Paying the environmental price for the fuck-ups of other states

The people of Florida have been standing up to oil industry pressure for decades. While their neighboring coastal states have approved off-shore drilling, in hopes creating jobs, and filling their coffers, the people of Florida have stood strong, opting to forgo immediate financial gratification, and instead safeguard their shoreline and wetlands for future generations. Of course, that didn’t keep the oil from reaching their shores. Right now, two enormous plumes of oil from Louisiana’s Deepwater Horizon rig, are making their way toward Florida’s panhandle. And, it would seem to me that, in addition to going after BP in court, the state of Florida might also have a case against the state of Louisiana. On a very much related subject, I would think that we here in Michigan might have a case against the state of Indiana, which, if you can believe it, just gave BP the go-ahead to dump more ammonia and toxic, heavy metal sludge into Lake Michigan. Here’s a clip from the Chicago Tribune:

The massive BP oil refinery in Whiting, Ind., is planning to dump significantly more ammonia and industrial sludge into Lake Michigan, running counter to years of efforts to clean up the Great Lakes.

Indiana regulators exempted BP from state environmental laws to clear the way for a $3.8 billion expansion that will allow the company to refine heavier Canadian crude oil. They justified the move in part by noting the project will create 80 new jobs.

Under BP’s new state water permit, the refinery — already one of the largest polluters along the Great Lakes — can release 54 percent more ammonia and 35 percent more sludge into Lake Michigan each day. Ammonia promotes algae blooms that can kill fish, while sludge is full of concentrated heavy metals.

With oil on our east coast, there is a huge tourism opportunity for the state of Michigan, and we can’t afford to have BP come along and fuck that up too… Haven’t they done enough already?

[This post was brought to you by the good people of the BP security forces, who risk their lives every day to keep people off of public beaches.]

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6 Comments

  1. Just Passing Through
    Posted June 14, 2010 at 12:31 am | Permalink

    Mark, you have no case. Michigan makes gas guzzling SUV’s. Much of the destruction we have wrought so far is due to transportation. What do you think BP does? Case closed.
    Check John Kerry’s recent work in the US Senate. States have the right to do what they want with their offshore oil reserves or refuse to. Kerry is a Democrat by the way.

  2. Box Pooper
    Posted June 14, 2010 at 6:06 am | Permalink

    You make a good point, JPT, but I still say that we pronounce today Mail A Dump To Indiana Day.

  3. Edward
    Posted June 14, 2010 at 10:33 am | Permalink

    Where does the CEO of BP live? Does someone have an address?

  4. Carol
    Posted June 14, 2010 at 11:23 am | Permalink

    Fuck Indiana. Fuck ’em straight to hell.

  5. KT
    Posted June 14, 2010 at 1:00 pm | Permalink

    One good thing to come out of all of this is that Obama is finally starting to talk more about clean renewable sources of energy.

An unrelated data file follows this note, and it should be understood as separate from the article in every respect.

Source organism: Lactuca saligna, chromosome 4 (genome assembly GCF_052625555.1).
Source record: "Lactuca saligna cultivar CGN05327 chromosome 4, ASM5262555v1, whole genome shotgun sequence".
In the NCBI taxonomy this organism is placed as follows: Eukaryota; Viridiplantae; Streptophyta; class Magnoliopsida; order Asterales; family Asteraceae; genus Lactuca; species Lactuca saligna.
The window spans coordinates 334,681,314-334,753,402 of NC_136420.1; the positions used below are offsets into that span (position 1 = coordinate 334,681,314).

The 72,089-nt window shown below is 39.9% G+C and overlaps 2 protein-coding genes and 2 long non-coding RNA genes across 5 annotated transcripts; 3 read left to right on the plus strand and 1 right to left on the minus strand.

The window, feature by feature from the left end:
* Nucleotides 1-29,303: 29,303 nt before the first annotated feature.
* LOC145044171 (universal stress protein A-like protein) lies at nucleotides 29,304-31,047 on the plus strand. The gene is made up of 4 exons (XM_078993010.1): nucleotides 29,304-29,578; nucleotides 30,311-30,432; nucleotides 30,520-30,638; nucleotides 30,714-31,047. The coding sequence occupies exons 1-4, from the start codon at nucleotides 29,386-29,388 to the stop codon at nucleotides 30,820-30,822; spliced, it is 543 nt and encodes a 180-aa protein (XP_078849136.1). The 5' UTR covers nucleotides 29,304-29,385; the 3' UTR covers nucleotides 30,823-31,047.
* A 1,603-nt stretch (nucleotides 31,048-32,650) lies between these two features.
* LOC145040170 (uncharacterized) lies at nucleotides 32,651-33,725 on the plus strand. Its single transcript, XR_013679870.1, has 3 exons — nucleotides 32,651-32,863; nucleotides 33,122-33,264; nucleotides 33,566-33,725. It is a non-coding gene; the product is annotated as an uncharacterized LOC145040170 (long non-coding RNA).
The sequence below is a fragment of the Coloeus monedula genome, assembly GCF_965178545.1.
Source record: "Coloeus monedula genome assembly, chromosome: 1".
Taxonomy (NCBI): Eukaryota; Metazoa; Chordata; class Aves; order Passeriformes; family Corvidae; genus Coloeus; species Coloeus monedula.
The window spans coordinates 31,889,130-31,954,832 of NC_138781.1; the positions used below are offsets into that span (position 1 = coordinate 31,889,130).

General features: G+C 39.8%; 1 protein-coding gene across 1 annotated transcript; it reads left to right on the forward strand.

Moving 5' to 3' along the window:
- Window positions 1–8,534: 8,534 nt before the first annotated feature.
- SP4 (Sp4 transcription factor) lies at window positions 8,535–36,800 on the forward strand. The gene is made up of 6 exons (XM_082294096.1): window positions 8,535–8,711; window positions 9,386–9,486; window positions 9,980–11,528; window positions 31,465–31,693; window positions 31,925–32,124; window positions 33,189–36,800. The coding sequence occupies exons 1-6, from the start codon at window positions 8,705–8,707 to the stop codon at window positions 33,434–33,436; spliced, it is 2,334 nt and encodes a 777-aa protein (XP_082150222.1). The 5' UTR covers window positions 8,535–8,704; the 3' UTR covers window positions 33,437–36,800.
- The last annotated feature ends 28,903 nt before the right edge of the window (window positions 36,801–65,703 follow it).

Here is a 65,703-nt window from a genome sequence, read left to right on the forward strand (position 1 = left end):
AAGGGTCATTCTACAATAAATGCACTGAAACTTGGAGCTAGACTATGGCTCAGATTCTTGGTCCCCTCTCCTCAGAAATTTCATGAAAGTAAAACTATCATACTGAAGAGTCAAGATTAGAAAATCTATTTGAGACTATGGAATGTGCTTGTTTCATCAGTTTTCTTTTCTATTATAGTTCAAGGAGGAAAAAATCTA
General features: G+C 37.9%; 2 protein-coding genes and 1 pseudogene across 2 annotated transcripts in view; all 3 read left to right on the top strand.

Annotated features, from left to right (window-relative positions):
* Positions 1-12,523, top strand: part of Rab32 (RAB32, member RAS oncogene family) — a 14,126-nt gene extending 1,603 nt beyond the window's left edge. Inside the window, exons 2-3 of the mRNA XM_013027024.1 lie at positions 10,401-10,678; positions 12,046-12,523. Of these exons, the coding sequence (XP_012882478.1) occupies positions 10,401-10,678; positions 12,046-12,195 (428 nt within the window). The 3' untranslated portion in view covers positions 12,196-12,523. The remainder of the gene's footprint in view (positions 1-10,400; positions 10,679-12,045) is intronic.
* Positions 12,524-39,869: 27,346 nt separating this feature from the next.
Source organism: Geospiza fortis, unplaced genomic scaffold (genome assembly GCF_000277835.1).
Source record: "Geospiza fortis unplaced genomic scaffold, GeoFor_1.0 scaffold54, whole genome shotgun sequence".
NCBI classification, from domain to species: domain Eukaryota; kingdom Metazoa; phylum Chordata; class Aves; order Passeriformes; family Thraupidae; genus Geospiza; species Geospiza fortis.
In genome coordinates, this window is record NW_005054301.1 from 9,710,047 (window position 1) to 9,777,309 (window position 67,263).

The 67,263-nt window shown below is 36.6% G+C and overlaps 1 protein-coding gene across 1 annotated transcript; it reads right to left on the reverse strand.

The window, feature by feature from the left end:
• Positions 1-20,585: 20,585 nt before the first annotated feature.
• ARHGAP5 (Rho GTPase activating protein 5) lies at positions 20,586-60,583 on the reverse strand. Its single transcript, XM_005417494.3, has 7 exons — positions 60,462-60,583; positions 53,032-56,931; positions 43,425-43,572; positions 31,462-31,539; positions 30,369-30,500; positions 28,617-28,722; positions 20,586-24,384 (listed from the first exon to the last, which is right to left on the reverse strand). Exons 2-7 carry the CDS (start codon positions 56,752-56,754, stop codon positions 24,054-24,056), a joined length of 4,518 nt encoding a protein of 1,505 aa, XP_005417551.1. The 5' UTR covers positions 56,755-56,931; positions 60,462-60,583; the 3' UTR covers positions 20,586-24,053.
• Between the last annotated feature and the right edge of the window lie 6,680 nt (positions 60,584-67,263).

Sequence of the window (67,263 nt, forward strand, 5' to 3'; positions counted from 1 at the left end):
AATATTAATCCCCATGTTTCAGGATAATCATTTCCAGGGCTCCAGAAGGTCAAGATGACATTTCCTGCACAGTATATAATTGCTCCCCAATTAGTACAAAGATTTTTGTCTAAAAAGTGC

http://news.bbc.co.uk/2/hi/world/us_and_canada/10313921.stm

  6. Edward
    Posted June 15, 2010 at 9:40 am | Permalink

    Jim left a comment in another thread that I thought was relevant to this discussion. It was a link to a blog post yesterday by Juan Cole. Here’s the section on BP’s activity in Lake Michigan.

    The BP refinery received permission from the Indiana legislature to increase its ammonia and silt (infested with toxic heavy metals) output into the Lakes. The increased pollution was part of an expansion of the refinery to allow it to process Canadian tar sands. In addition, BP has illegally spewed extra benzene into the lakes (benzene is a known cause of leukemia) and has also repeatedly broken the law with regard to air pollution standards.

    You did not ask BP to dump extra benzene illegally into Lake Michigan (the lakes are connected). You did not agitate in Indianapolis to permit the refinery to expand to handle tar sand, which is all by itself an ecological catastrophe. You did not demand that more ammonia and toxic metals be dumped into the lakes. None of these crimes against nature was your individual responsibility.

    Rather, the Indiana legislature passed these laws because of ‘legislative capture.’ That phenomenon occurs when an industry that is supposed to be regulated by a legislature instead pays so much for political campaigns that it captures the members and proves able to write the legislation affecting its interests. Legislative capture explains almost everything that is wrong with America today, from the wars to the difficulty in expanding health care, and from inaction on climate change to the high price of prescription drugs.

    Legislative capture is not your fault.

    http://www.juancole.com/2010/06/big-oils-predations-are-not-your-fault.html

2 Trackbacks

  1. […] (BP) the go-ahead to disregard laws concerning the dumping of hazardous chemicals, and discharge unprecedented amounts of ammonia and toxic, heavy metal sludge into Lake Michigan, the enormously important fresh water resource that our two states share. Well, it would appear […]

  2. […] Paying the environmental price for the fuck-ups of other states: […]

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